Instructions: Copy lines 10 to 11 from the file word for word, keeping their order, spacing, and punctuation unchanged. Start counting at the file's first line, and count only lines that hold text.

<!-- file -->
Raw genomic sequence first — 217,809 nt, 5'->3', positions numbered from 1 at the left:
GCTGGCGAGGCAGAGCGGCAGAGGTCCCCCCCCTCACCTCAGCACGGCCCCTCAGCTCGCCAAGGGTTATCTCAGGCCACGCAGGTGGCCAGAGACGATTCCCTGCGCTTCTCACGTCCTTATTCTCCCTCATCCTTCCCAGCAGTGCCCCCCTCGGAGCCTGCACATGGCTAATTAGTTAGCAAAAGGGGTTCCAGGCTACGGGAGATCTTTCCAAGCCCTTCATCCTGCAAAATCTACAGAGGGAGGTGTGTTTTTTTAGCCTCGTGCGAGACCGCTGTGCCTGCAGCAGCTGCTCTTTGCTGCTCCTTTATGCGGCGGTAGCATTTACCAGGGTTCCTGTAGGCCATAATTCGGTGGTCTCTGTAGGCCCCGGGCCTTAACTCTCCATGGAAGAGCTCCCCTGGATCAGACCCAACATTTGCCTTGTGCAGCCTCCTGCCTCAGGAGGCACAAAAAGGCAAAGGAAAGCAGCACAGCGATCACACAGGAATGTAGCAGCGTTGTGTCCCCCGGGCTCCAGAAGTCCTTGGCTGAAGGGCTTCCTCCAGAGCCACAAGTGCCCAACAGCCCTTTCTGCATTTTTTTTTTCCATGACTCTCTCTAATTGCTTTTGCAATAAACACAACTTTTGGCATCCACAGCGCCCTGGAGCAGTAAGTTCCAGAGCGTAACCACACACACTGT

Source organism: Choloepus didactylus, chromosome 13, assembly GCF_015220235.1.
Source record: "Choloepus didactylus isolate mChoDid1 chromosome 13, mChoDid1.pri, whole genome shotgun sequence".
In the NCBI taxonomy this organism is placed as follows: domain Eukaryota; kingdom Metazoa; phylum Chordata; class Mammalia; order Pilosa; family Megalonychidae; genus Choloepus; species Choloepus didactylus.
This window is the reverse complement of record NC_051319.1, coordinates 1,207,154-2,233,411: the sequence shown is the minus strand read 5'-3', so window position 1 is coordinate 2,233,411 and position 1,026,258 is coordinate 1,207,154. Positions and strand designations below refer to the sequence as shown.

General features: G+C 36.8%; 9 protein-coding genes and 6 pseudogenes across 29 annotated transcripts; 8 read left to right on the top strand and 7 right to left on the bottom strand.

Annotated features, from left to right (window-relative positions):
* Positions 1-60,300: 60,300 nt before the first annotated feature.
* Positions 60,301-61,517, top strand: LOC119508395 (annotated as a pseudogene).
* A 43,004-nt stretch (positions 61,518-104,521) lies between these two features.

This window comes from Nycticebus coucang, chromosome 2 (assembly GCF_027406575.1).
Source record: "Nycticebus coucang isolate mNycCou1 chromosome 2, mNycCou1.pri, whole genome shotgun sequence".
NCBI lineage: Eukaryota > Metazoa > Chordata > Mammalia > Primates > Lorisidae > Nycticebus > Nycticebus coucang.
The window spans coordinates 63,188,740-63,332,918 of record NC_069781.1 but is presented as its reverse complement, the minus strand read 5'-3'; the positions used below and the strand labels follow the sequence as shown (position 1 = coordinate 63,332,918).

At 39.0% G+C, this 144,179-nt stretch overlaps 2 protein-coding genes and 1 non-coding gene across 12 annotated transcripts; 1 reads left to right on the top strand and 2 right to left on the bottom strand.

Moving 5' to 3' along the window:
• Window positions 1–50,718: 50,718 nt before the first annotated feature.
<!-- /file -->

* Positions 60,301-61,517, top strand: LOC119508395 (annotated as a pseudogene).
* A 43,004-nt stretch (positions 61,518-104,521) lies between these two features.